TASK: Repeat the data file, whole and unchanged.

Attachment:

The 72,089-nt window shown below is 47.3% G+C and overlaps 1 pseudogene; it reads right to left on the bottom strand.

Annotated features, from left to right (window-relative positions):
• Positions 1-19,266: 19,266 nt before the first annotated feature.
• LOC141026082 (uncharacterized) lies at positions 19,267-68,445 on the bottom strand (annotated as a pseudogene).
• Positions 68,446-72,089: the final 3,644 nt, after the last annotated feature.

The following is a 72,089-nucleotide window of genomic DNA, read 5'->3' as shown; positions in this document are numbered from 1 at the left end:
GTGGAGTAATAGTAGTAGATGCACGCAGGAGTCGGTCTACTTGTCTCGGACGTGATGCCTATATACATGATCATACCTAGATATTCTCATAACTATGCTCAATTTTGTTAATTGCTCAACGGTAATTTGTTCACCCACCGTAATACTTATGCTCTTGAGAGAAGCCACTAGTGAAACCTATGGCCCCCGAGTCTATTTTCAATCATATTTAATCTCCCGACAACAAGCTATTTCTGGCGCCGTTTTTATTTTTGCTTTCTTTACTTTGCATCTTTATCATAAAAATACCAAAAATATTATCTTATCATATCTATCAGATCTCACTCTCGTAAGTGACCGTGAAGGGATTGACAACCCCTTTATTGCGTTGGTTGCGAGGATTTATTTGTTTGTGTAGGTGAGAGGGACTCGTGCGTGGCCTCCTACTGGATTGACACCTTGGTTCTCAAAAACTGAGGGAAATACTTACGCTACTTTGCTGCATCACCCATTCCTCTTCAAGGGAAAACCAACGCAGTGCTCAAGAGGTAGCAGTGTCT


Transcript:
The 72,089-nt window shown below is 47.3% G+C and overlaps 1 pseudogene; it reads right to left on the bottom strand.

Annotated features, from left to right (window-relative positions):
• Positions 1-19,266: 19,266 nt before the first annotated feature.
• LOC141026082 (uncharacterized) lies at positions 19,267-68,445 on the bottom strand (annotated as a pseudogene).
• Positions 68,446-72,089: the final 3,644 nt, after the last annotated feature.

The following is a 72,089-nucleotide window of genomic DNA, read 5'->3' as shown; positions in this document are numbered from 1 at the left end:
GTGGAGTAATAGTAGTAGATGCACGCAGGAGTCGGTCTACTTGTCTCGGACGTGATGCCTATATACATGATCATACCTAGATATTCTCATAACTATGCTCAATTTTGTTAATTGCTCAACGGTAATTTGTTCACCCACCGTAATACTTATGCTCTTGAGAGAAGCCACTAGTGAAACCTATGGCCCCCGAGTCTATTTTCAATCATATTTAATCTCCCGACAACAAGCTATTTCTGGCGCCGTTTTTATTTTTGCTTTCTTTACTTTGCATCTTTATCATAAAAATACCAAAAATATTATCTTATCATATCTATCAGATCTCACTCTCGTAAGTGACCGTGAAGGGATTGACAACCCCTTTATTGCGTTGGTTGCGAGGATTTATTTGTTTGTGTAGGTGAGAGGGACTCGTGCGTGGCCTCCTACTGGATTGACACCTTGGTTCTCAAAAACTGAGGGAAATACTTACGCTACTTTGCTGCATCACCCATTCCTCTTCAAGGGAAAACCAACGCAGTGCTCAAGAGGTAGCAGTGTCT